The next-oldest sound card that qemu can emulate is a Realtek AC97, which was often found integrated into motherboards in the late 1990s. This one seems to work, with the "A400" driver bundle linked above. For Windows 98 first edition, you need a driver bundle that includes the old "VXD" drivers, not just the "WDM" drivers supported by Second Edition and newer.
The easiest way to get that into qemu seems to be to turn it into a CD image:
genisoimage -o /srv/virt/discworldnoir-drivers.iso WDM_A400.exe qemu-system-i386 -hda /srv/virt/discworldnoir.qcow2 \ -drive media=cdrom,format=raw,file=/srv/virt/windows98.iso \ -drive media=cdrom,format=raw,file=/srv/virt/discworldnoir-drivers.iso \ -no-kvm -vga cirrus -m 256 -cpu pentium3 -localtime -soundhw ac97
Run the installer from E:, then reboot with the Windows 98 CD inserted, and Windows should install the driver.
Installing Discworld Noir
Boot up the virtual machine with CD 1 in the emulated drive:
qemu-system-i386 -hda /srv/virt/discworldnoir.qcow2 \ -drive media=cdrom,format=raw,file=/srv/virt/DWN_ENG_1.iso \ -no-kvm -vga cirrus -m 256 -cpu pentium3 -localtime -soundhw ac97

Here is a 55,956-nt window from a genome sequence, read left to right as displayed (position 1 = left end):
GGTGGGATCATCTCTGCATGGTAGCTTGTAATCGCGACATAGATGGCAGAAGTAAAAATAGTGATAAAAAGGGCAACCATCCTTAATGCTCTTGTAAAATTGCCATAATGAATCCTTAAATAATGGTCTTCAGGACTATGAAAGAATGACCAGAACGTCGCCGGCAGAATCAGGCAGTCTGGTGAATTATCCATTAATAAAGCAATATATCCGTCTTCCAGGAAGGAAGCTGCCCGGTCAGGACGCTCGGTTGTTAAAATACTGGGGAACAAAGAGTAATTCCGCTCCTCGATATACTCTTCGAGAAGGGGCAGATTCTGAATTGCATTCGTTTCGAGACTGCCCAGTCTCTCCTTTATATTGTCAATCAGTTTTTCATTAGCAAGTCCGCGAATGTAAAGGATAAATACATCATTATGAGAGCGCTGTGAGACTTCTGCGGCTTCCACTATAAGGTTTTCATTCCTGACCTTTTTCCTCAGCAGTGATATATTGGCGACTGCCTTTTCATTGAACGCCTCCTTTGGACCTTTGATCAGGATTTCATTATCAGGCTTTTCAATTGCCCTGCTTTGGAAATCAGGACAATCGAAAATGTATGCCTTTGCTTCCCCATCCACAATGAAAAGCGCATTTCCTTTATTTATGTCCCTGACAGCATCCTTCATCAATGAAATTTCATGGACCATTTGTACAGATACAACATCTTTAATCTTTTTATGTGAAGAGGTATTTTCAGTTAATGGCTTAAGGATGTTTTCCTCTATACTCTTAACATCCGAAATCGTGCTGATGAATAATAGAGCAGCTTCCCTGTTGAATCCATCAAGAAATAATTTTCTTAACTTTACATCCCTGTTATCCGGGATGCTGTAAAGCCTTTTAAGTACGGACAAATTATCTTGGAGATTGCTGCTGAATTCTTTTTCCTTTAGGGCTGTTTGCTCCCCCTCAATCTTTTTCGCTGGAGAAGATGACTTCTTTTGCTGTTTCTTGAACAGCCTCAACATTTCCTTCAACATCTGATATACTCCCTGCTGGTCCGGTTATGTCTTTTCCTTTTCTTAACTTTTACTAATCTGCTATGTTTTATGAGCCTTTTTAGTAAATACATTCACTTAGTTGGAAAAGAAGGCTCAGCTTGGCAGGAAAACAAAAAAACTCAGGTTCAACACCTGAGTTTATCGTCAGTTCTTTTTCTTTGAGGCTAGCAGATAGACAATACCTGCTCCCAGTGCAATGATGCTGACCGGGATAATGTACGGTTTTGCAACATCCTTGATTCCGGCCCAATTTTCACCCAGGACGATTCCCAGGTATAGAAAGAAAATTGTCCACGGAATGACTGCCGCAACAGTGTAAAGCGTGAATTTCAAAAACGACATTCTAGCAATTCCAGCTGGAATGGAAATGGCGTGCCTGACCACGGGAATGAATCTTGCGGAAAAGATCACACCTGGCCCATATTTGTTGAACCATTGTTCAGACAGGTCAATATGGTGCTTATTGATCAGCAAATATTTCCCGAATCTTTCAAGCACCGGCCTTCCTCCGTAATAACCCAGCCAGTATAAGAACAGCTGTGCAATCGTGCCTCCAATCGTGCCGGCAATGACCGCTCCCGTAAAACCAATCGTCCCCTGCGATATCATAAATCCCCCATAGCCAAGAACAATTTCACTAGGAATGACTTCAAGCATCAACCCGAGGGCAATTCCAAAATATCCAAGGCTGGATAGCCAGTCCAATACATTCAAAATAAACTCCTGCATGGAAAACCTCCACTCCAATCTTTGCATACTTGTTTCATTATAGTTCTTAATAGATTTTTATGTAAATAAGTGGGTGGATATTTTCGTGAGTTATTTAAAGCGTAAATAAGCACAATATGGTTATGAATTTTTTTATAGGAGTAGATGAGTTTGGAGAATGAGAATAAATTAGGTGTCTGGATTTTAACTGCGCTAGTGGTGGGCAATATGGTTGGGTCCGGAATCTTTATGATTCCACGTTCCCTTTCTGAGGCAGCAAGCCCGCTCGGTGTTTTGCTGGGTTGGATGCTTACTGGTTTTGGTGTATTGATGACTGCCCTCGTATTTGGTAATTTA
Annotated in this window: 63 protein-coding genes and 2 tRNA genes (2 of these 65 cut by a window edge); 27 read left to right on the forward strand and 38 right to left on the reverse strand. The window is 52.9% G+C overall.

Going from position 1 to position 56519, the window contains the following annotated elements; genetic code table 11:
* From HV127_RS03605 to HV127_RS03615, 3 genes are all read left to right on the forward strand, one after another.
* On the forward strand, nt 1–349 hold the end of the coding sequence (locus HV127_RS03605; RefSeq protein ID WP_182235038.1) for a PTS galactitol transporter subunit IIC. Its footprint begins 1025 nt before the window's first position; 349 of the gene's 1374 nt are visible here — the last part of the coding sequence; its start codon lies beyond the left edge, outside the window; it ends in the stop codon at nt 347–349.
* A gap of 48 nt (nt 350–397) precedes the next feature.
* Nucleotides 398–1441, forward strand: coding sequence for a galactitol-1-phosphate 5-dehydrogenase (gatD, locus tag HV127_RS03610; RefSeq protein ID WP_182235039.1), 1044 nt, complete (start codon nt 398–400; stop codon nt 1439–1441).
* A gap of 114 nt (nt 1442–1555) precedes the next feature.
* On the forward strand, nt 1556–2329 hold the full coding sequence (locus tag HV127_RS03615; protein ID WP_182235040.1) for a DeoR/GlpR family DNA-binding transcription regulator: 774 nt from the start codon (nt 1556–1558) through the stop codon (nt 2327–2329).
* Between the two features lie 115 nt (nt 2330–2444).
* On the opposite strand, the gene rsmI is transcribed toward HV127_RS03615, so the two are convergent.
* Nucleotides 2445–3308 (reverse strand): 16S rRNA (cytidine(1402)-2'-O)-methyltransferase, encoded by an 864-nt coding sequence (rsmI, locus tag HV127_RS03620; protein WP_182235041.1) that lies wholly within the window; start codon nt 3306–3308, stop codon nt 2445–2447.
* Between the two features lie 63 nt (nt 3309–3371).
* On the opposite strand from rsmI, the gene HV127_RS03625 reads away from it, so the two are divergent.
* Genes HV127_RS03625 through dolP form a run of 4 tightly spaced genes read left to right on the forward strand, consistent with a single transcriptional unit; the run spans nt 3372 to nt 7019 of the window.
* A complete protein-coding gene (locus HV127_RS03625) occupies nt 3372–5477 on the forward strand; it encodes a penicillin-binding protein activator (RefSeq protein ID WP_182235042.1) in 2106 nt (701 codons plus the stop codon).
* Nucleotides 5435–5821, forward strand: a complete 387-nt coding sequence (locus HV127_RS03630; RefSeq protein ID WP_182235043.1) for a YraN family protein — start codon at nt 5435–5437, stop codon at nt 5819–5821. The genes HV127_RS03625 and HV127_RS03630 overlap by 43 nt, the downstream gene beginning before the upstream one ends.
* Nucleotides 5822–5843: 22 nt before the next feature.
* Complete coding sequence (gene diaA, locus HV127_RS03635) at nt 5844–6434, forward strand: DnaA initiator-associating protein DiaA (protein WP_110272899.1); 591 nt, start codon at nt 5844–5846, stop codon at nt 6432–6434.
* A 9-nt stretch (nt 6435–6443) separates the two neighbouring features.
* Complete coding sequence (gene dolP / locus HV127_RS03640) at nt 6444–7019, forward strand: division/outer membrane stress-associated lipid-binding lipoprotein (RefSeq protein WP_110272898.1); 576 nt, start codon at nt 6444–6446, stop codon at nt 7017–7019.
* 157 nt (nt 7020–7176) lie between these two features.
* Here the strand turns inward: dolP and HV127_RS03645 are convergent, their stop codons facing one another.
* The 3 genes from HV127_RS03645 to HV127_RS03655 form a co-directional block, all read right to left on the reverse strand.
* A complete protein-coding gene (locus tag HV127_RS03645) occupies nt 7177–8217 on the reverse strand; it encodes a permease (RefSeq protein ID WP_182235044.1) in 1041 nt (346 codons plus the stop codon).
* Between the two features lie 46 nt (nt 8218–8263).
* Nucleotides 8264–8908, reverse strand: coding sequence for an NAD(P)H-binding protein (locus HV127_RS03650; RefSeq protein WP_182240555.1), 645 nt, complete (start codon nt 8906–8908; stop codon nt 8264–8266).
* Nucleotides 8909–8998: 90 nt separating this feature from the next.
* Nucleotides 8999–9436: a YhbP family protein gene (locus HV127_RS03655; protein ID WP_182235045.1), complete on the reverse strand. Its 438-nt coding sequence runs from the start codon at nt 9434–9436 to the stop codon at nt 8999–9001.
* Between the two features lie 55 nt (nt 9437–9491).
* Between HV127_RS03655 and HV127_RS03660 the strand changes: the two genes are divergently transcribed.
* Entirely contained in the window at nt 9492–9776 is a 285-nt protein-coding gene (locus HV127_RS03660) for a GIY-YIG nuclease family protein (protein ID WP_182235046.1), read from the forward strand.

You might be thinking "... why not insert all three CDs into D:, E: and F:?"
but the installer expects subsequent disks to appear in the same drive
where CD 1 was initially, so that won't work. Instead, when prompted for
a new CD, switch to the qemu monitor with Ctrl+Alt+2 (note that this
is 2, not F2). At the
info block to see a list of emulated drives, then issue a
change ide0-cd1 /srv/virt/DWN_ENG_2.iso
to swap the CD. Then switch back to Windows' console with Ctrl+Alt+1 and continue installation. I used a Full installation of Discworld Noir.
Transferring the virtual machine to GNOME Boxes
Having finished the "control freak" phase of installation, I wanted a slightly more user-friendly way to run this game, so I transferred the virtual machine to be used by libvirtd, which is the backend for both GNOME Boxes and virt-manager:
virsh create discworldnoir.xml
Here is the configuration I used. It's a mixture of automatic configuration from virt-manager, and hand-edited configuration to make it match the qemu-system-i386 command-line.
Running the game
If all goes well, you should now see a
discworldnoir virtual machine
in GNOME Boxes, in which you can boot Windows 98 and play the game.